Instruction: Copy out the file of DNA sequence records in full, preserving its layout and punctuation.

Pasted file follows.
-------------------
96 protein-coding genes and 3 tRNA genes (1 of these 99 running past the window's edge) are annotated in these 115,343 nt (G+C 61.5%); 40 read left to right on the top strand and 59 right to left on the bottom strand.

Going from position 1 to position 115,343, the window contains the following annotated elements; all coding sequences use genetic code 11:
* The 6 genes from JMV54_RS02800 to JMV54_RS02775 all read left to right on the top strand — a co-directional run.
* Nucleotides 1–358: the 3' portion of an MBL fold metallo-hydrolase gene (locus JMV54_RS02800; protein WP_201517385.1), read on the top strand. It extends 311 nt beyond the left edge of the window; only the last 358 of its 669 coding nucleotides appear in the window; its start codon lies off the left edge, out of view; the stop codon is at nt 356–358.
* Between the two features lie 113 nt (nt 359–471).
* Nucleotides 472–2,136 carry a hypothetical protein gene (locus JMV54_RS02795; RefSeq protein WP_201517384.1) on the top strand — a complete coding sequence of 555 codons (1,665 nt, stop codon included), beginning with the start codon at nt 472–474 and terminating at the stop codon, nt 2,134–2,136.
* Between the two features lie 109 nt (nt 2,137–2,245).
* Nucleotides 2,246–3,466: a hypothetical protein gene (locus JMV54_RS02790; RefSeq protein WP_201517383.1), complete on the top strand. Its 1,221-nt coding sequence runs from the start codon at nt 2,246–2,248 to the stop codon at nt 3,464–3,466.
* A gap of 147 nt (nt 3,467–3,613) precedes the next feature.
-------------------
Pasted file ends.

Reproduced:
96 protein-coding genes and 3 tRNA genes (1 of these 99 running past the window's edge) are annotated in these 115,343 nt (G+C 61.5%); 40 read left to right on the top strand and 59 right to left on the bottom strand.

Going from position 1 to position 115,343, the window contains the following annotated elements; all coding sequences use genetic code 11:
* The 6 genes from JMV54_RS02800 to JMV54_RS02775 all read left to right on the top strand — a co-directional run.
* Nucleotides 1–358: the 3' portion of an MBL fold metallo-hydrolase gene (locus JMV54_RS02800; protein WP_201517385.1), read on the top strand. It extends 311 nt beyond the left edge of the window; only the last 358 of its 669 coding nucleotides appear in the window; its start codon lies off the left edge, out of view; the stop codon is at nt 356–358.
* Between the two features lie 113 nt (nt 359–471).
* Nucleotides 472–2,136 carry a hypothetical protein gene (locus JMV54_RS02795; RefSeq protein WP_201517384.1) on the top strand — a complete coding sequence of 555 codons (1,665 nt, stop codon included), beginning with the start codon at nt 472–474 and terminating at the stop codon, nt 2,134–2,136.
* Between the two features lie 109 nt (nt 2,137–2,245).
* Nucleotides 2,246–3,466: a hypothetical protein gene (locus JMV54_RS02790; RefSeq protein WP_201517383.1), complete on the top strand. Its 1,221-nt coding sequence runs from the start codon at nt 2,246–2,248 to the stop codon at nt 3,464–3,466.
* A gap of 147 nt (nt 3,467–3,613) precedes the next feature.